TABLE 1______________________________________Amino acid composition    Aprotinin Aprotinin KFN-837 KFN-840Amino Acid    Theoretical              Found     Found   Found______________________________________Asp      5         5.00      4.95      5.93 (+1)Thr      3         2.86      2.84      2.85Ser      1         0.94      0.92      0.93Glu      3         3.04      3.97 (+1) 3.99 (+1)Pro      4         4.18      3.90      3.86Gly      6         5.95      5.91      5.94Ala      6         5.85      5.92      5.94Cys      6         5.20      5.21      5.22Val      1         0.99      1.00      1.01Met      1         0.83      0.65      0.67Ile      2         1.39      1.58      1.58Leu      2         1.97      3.00 (+1) 4.00 (+2)Tyr      4         3.84      3.74      3.71Phe      4         3.98      3.94      3.92Lys      4         3.92      3.99      3.99Arg      6         6.39      6.35      6.34Totals   58        56.33     57.87     59.88______________________________________
Example 6 Production of aprotinin(3-58)

A synthetic gene for aprotinin(3-58) was constructed from a number of oligonucleotides by ligation.

The following 10 oligonucleotides were synthesized as described in Example 1: ##STR5##

5 duplexes A-E were formed from the above 10 oligonucleotides as shown in FIG. 12.

20 pmole of each of the duplexes A-E was formed from the corresponding pairs of 5'-phosphorylated oligonucleotides I-X by heating for 5 min. at 90° C. followed by cooling to room temperature over a period of 75 minutes. The five duplexes were mixed and treated with T4 ligase. The synthetic gene was isolated as a 176 bp band after electrophoresis of the ligation mixture on a 2% agarose gel. The obtained synthetic gene is shown in FIG. 12.

The synthetic 176 bp gene was ligated to a 330 bp EcoRI-HgaI fragment from plasmid pKFN-9 coding for the S. cerevisiae mating factor α1 signal-leader (1-85) sequence (Markussen, J. et al., Protein-Engineering 1 (1987), 215-223) and to the 2.7 kb EcoRI-XbaI fragment from pUC19 (Yanish-Perron, C., Vieira, J. and Messing, J., Gene 93 (1985), 103-119). The construction of pKFN-9 containing a HgaI site immediately after the MFα1 leader sequence is described in EP 214 826.

The ligation mixture was used to transform a competent E. coli strain (r-, m+) selecting for ampicillin resistance. Sequencing of a 32 P-XbaI-EcoRI fragment (Maxam, A. and Gilbert, W., Methods Enzymol. 65 (1980), 499-560) showed that plasmids from the resulting colonies contained the correct DNA-sequence for aprotinin(3-58).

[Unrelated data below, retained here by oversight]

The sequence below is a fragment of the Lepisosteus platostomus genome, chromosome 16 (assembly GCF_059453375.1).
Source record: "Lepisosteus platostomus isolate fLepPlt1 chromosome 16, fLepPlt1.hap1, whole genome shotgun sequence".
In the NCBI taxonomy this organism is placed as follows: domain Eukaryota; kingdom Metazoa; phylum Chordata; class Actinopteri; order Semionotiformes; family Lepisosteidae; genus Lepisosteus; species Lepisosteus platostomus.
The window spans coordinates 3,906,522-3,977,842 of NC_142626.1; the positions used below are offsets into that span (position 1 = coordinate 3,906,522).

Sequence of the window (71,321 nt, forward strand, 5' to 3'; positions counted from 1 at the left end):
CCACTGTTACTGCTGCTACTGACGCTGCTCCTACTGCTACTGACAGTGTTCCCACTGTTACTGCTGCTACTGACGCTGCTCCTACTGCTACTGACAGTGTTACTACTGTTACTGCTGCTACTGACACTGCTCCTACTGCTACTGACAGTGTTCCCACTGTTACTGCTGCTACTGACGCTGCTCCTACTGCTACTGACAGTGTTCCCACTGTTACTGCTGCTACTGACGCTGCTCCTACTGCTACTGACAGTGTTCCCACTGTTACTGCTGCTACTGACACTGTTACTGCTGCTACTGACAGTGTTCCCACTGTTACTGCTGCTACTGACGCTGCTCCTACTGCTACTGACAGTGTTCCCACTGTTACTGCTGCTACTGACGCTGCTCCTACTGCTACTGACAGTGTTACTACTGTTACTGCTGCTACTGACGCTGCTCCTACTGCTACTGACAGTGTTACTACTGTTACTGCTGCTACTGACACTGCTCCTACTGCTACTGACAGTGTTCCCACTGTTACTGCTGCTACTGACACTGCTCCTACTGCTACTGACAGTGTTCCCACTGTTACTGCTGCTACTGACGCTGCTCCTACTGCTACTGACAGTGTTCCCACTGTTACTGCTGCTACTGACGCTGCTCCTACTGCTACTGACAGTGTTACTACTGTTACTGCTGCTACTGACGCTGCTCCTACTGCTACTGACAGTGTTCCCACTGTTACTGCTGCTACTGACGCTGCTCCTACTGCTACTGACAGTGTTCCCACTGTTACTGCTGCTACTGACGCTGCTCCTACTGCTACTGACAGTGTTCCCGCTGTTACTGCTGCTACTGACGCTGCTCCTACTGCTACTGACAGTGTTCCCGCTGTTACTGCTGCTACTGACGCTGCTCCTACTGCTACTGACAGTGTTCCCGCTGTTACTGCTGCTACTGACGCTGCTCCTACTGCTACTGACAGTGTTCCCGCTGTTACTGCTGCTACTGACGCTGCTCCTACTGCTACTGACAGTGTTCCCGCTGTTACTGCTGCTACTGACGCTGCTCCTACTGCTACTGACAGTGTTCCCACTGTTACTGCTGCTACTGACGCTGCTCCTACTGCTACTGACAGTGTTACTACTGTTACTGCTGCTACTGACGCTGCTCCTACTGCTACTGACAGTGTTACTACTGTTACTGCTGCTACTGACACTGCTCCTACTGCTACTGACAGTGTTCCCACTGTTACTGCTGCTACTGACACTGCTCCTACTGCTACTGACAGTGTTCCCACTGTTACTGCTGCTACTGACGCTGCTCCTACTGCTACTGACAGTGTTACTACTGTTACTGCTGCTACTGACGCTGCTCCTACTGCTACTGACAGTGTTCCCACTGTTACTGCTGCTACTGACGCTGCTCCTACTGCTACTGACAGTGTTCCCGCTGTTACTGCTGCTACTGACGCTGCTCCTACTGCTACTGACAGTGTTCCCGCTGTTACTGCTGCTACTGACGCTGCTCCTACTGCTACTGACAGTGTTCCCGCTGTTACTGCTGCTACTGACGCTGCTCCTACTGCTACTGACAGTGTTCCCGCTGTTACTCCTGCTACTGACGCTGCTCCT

One plasmid pKNF305 was selected for further use. The construction of plasmid pKFN305 is illustrated in FIG. 13.

pKFN305 was cut with EcoRI and XbaI and the 0.5 kb fragment was ligated to the 9.5 kb NcoI-XbaI fragment from pMT636 and the 1.4 kb NcoI-EcoRI fragment from pMT636, resulting in plasmid pKFN374, see FIG. 13. Plasmid pMT636 was constructed from pMT608 after deletion of the LEU-2 gene and from pMT479, see FIG. 14. pMT608 is described in EP 195 691. pMT479 is described in EP 163 529. pMT479 contains the Schizosaccharomyces pombe TPI gene (POT), the S. cerevisiae triosephosphate isomerase promoter and terminator, TPIp and TPIT (Alber, T. and Kawasaki, G. J. Mol. Appl. Gen. 1 (1982), 419-434). Plasmid pKFN374 contains the following sequence:

TPIp -MFα1-signal-leader(1-85)-aprotinin(3-58)-TPIT.

where MFα1 is the S. cerevisiae mating factor alpha 1 coding sequence (Kurjan, J. and Herskowitz, I., Cell 30 (1982), 933-943), signal-leader(1-85) means that the sequence contains the first 85 amino acid residues of the MFα1 signal-leader sequence and aprotinin(3-58) is the synthetic sequence encoding an aprotinin derivative lacking the first two amino acid residues.

S. cerevisiae strain MT663 (E2-7B XE11-36 a/α, ΔtpiΔtpi, pep 4-3/pep 4-3) was grown on YPGaL (1% Bacto yeast extract, 2% Bacto peptone, 2% galactose, 1% lactate) to an O.D. at 600 nm of 0.6.